Help!! I don't know what to do!!
I homeschooled my children for 19 years from start to finish. IT IS A BIG JOB!!! It is a job I have never regretted, but it can be overwhelming. Maybe you are not ready to take the plunge yet. You might be hesitant to take that BIG step. There are so many things to think about, especially if you are going to teach several grade levels. Now is the time to start planning for next year.Where do you start?
If you’re new to the idea of homeschooling, you will have questions. I am sure you have been overwhelmed at the different choices you have to make. How can you possibley prepare for the school year and all that comes with it? Do you have to buy a specific curriculum, or do you even need one? Before you allow yourself to get too stressed, the following guidelines might help to make the process easier.
1. Learn your state’s homeschooling laws. Each state has their own laws concerning educating your child. Some states require the curriculum to be submitted and approved before the school year begins. Some require testing every year. A few states require a weekly of bi-weekly check of a child's progress.It is the parents responsiblity to make sure you understand and obey the laws in your state.
2. Write down your educational goals for your child. Is your child one who will want to go to college or not. Are they more interested in working with their hands or is math, English and history what excites them? Taking the time to think about this will help you decide which curriculum will best meet those goals. It will also give you a guide to see if you’re on track throughout the year.
3. Develop an educational philosophy by determining what you believe to be important. While we believed that our children's academic education was important, their spiritual, moral and emotional development were even more important. Are you concerned just about academics, or do you consider character development to be equally important? Do you want your child to be able to learn for a test, or do you want them to learn to think for themselves?
4. Decide what type of personality your family has – do you normally schedule everything down to the minute, or are you more spontaneous. Knowing this one piece of information can make a big difference in choosing the style or method of homeschooling you choose. Many curriculums are very structured and allow very little "wiggle room", while others offer greater flexibility.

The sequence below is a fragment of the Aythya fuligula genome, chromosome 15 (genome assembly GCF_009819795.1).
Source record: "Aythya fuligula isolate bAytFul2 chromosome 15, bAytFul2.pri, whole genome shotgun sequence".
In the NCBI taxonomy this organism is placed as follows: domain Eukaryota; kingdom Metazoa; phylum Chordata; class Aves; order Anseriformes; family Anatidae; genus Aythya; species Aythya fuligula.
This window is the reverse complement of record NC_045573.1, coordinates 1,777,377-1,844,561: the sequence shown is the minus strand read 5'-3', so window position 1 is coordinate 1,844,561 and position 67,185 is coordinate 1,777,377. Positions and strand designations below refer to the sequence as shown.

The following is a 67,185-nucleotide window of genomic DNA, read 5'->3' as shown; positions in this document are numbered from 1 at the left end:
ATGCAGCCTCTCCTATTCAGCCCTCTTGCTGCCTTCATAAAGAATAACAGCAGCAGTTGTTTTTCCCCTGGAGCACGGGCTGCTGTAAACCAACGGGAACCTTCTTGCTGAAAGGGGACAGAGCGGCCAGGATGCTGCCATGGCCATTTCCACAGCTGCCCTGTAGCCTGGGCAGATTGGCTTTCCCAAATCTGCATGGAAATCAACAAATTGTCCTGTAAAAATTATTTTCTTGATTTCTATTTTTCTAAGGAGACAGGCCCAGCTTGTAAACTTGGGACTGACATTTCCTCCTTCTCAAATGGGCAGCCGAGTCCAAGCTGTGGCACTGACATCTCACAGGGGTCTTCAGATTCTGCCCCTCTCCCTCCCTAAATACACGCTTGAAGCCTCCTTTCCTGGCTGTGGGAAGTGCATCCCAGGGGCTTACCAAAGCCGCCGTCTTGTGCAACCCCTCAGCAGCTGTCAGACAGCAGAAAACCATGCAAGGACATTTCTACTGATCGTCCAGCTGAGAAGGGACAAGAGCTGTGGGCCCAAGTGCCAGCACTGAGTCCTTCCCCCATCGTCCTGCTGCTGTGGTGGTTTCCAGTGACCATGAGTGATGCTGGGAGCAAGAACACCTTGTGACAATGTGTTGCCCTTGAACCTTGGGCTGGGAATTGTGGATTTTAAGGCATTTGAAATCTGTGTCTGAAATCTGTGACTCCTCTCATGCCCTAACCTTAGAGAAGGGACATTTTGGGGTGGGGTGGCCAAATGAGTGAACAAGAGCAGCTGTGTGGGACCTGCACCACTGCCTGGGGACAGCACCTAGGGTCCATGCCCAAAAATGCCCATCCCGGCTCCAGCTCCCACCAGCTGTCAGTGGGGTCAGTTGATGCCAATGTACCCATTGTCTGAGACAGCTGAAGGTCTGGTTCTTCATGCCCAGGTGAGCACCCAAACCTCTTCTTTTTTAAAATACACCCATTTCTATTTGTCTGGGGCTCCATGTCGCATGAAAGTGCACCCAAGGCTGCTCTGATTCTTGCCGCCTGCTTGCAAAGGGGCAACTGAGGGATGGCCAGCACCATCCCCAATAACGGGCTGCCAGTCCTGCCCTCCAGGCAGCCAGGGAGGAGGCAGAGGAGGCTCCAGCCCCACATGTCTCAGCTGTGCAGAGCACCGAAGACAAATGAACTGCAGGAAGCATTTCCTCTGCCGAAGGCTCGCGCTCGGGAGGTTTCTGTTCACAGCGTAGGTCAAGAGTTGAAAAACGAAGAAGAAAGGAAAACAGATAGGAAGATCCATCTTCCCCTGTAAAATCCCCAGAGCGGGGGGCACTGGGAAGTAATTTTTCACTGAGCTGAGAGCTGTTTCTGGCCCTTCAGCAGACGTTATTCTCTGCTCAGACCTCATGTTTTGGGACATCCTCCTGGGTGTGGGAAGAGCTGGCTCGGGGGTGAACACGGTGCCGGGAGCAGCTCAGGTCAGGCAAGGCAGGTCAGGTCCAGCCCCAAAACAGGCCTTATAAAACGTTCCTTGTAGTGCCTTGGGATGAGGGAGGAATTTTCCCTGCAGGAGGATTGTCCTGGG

5. Know your child’s learning style? Are they a hearing, seeing, or doing learner? Knowing their learning style will help you determine what items you will need to best meet their ability to learn.
If your children are very young, you don’t have to purchase the latest curriculum. Spend time with them helping them learn to write their alphabet, learn simple math, and prepare them to learn to read. Small workbooks available at most discount stores. Making school fun when they are young will help form their outlook for school later in life. Use candy or beans to teach math concepts. Teach them to form their letters properly, use shaving cream or rice on a cookie sheet. As you can see, you don’t need to spend a great deal of money to teach the basics.
After teaching the basics, make sure your child has an opportunity for fun. Get involved in a support group with other homeschoolers. These groups can be a great help to you and to your children. Each mother can take turns hosting a day with the kids. By teaching something collectively while the children interact with each other, the children are learning to experience healthy competition. Plan some play days or field trips. let the children run and work off some of their pent-up energy. Having a support group helps moms, as well, especially when you have questions or need guidance.
Subscribe to some homeschooling magazines or newsletters. This will also help when you have questions because you’ll be able to see how other people homeschool and learn how they handle the different aspects of daily life while homeschooling. It will help you to know that you’re not alone.
Plan on going back to school yourself; continue reading and learning as you teach your child. When my kids got to the middle school years, I realized how rusty my algebra was. I decided to go to our l ocal junior college and take a course in algebra. I was so glad I did! There will always be new things to learn, so plan on becoming a life learner. As your child grows you may need to try a different approach. By reading and learning along the way, you’ll be better able to make the necessary changes.
Choosing to homeschool is not always an easy decision to make. However, when you realize that you can do it and follow these basic guidelines, you’ll soon realize that you made the right choice. Homeschooling is an awesome opportunity for you, your family, and your children to learn and grow together.